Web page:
Suicide is in the headlines, leading many to wonder how we might know when someone is thinking about killing themselves.

People who have a mental illness or substance use problem, those who struggle with impulsivity, and those who have a serious or chronic physical health problem (especially with constant pain) are at an increased risk for suicide. So are those who have experienced trauma, such as abuse, violence, or deployment, or those who are dealing with stressful life changes or prolonged exposure to stress, such as intense bullying or unemployment. And one of the biggest risks is a previous suicide attempt or being close to someone who died by suicide. (Learn more about risk.)

Many who attempt suicide often show signs. You may see changes in behaviors and patterns, ranging from sleep, interaction with others, and work or school performance. A sudden improvement in someone’s mood, going from incredibly sad or despondent to content or happy, is one of the biggest — and most confusing — signs. Generally that’s a sign of relief. He or she has made a decision and sees an end to the struggle; therefore they may actually feel better.

Knowing what to look for can literally help save a life. Here are a few of the most common suicide warning signs across all age groups.

  • Talking about suicide and dying
  • Threatening to kill oneself
  • Seeking access to means
  • Withdrawing from family and friends
  • Feeling hopeless; saying things like “You’d be better off without me”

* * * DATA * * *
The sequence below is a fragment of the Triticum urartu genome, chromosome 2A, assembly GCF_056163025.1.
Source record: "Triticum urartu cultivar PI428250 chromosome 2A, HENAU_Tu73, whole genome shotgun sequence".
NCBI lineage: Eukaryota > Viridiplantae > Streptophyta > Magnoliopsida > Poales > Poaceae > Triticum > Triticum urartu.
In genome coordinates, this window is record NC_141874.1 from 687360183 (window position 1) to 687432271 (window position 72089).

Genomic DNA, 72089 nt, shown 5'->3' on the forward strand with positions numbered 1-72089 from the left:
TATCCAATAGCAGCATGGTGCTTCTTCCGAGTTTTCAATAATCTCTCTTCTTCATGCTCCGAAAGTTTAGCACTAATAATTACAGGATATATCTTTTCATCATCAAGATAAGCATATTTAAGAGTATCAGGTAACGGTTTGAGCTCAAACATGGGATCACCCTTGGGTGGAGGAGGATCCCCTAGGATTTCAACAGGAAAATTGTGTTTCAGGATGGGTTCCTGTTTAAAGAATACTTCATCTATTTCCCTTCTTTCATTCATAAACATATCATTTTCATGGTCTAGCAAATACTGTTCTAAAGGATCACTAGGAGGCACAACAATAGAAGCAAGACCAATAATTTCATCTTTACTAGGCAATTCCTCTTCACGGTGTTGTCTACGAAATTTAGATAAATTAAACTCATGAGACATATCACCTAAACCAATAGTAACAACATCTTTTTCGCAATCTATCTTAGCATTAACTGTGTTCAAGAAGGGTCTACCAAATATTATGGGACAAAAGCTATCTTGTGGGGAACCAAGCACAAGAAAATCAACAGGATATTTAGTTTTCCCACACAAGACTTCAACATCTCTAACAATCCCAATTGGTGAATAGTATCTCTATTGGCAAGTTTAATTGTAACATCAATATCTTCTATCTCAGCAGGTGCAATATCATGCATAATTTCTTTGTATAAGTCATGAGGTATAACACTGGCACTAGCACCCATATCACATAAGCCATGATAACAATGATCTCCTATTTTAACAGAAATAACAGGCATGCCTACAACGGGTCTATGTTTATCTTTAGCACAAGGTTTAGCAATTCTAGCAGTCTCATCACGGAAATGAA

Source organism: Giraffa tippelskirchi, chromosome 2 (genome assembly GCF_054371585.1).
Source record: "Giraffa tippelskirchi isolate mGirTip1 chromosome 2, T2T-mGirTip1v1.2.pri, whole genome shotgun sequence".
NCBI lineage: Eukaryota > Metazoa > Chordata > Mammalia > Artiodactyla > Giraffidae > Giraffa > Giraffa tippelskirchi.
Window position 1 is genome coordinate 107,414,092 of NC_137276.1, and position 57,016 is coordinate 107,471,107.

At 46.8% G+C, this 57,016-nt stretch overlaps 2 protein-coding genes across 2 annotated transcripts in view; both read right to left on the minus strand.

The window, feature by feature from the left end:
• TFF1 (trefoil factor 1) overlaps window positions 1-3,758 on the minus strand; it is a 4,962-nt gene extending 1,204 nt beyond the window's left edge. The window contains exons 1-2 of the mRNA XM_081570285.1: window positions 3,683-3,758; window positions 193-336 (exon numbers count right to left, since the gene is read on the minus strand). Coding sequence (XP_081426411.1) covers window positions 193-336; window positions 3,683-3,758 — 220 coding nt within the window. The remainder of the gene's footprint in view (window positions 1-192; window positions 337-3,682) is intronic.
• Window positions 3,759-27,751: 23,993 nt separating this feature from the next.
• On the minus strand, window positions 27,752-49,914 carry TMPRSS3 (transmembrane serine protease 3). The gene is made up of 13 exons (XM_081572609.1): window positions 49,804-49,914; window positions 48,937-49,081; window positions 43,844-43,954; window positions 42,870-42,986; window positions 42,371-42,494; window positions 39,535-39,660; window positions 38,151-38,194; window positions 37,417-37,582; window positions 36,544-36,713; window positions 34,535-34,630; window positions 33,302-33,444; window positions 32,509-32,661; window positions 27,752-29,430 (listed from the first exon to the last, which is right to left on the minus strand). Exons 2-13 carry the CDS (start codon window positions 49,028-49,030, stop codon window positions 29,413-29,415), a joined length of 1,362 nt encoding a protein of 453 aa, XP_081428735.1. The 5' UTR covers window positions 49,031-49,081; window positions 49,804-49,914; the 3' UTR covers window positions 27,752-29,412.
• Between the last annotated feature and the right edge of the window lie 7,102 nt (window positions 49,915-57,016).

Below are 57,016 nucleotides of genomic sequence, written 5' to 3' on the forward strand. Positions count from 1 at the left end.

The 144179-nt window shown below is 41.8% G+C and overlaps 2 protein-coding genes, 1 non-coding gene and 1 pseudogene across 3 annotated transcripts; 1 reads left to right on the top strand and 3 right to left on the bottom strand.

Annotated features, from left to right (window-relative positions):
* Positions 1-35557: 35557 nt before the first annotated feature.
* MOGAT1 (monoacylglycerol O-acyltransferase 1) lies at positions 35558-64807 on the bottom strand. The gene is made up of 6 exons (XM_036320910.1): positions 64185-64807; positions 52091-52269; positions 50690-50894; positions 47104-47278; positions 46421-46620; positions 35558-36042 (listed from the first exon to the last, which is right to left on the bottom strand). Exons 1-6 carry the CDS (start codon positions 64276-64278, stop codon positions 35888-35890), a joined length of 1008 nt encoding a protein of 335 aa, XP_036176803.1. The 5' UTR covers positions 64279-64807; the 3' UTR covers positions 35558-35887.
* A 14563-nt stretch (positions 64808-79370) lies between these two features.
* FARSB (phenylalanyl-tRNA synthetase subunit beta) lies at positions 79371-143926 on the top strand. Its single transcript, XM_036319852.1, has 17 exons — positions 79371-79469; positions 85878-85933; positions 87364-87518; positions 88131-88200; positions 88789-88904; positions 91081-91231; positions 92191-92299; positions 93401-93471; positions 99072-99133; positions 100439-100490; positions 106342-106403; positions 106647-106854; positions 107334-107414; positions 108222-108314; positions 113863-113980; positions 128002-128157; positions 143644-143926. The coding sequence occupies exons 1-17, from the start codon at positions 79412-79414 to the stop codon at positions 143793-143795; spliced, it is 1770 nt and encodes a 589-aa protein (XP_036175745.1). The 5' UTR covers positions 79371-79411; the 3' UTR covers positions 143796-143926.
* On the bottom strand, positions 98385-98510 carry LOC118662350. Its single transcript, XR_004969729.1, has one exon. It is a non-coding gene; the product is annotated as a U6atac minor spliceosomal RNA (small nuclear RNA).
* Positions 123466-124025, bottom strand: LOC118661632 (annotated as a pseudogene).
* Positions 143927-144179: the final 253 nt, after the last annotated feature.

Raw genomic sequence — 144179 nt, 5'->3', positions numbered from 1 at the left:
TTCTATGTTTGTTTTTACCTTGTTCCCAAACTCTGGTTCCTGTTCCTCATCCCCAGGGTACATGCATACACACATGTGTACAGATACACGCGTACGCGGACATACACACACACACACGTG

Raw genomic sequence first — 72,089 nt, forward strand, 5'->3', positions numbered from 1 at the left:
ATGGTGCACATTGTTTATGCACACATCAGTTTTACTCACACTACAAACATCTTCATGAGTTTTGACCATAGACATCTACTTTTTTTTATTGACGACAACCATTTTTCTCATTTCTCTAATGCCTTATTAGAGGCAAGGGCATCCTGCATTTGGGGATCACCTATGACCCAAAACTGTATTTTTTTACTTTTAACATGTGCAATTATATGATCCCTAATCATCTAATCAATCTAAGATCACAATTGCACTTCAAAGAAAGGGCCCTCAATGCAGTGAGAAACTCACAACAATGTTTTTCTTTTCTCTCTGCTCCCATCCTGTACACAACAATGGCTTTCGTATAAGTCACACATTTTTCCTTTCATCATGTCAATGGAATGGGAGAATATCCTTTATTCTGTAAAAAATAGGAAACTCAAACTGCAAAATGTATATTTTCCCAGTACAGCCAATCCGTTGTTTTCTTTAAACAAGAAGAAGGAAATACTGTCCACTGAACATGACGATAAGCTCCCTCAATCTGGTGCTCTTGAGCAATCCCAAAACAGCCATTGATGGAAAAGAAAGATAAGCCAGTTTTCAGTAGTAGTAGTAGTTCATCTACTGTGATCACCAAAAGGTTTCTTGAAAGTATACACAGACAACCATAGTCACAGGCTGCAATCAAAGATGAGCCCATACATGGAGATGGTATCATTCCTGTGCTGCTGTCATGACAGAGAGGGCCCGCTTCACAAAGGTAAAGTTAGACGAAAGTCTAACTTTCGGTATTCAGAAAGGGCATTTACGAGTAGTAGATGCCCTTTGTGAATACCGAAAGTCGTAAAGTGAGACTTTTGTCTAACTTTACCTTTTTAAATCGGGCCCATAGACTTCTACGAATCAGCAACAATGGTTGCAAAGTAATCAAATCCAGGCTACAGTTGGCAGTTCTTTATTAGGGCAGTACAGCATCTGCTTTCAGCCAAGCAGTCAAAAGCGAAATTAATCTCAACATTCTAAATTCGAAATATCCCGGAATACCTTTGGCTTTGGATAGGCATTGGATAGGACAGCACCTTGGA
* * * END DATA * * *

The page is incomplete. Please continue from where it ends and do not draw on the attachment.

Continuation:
• Feeling trapped and out of options
  • Increasing use of alcohol and/or drugs
  • Showing a significant mood increase
  • Giving away possessions and saying goodbye to people

(Learn more warning signs.)

One of the most dangerous myths about suicide is that if you ask someone if they are thinking about killing themselves, then you might give them the idea. NOT TRUE. The opposite is often the case as the individual may want someone to see their struggle, may have been searching for a way to tell someone, may have wanted to ask for help. Even if the person chooses not to talk about it, he or she may be glad that you asked and may feel reassured that someone cares.

You can make a difference. Save the hotline numbers below in your phone. Sign up for a Mental Health First Aid course. And don’t be afraid to ask the question.

Maryland’s crisis hotline is 800-422-0009 and you can also download the Stay Alive Suicide Prevention app at Nationally, call 800-273-TALK (8255), text CONNECT to 741741, or chat at

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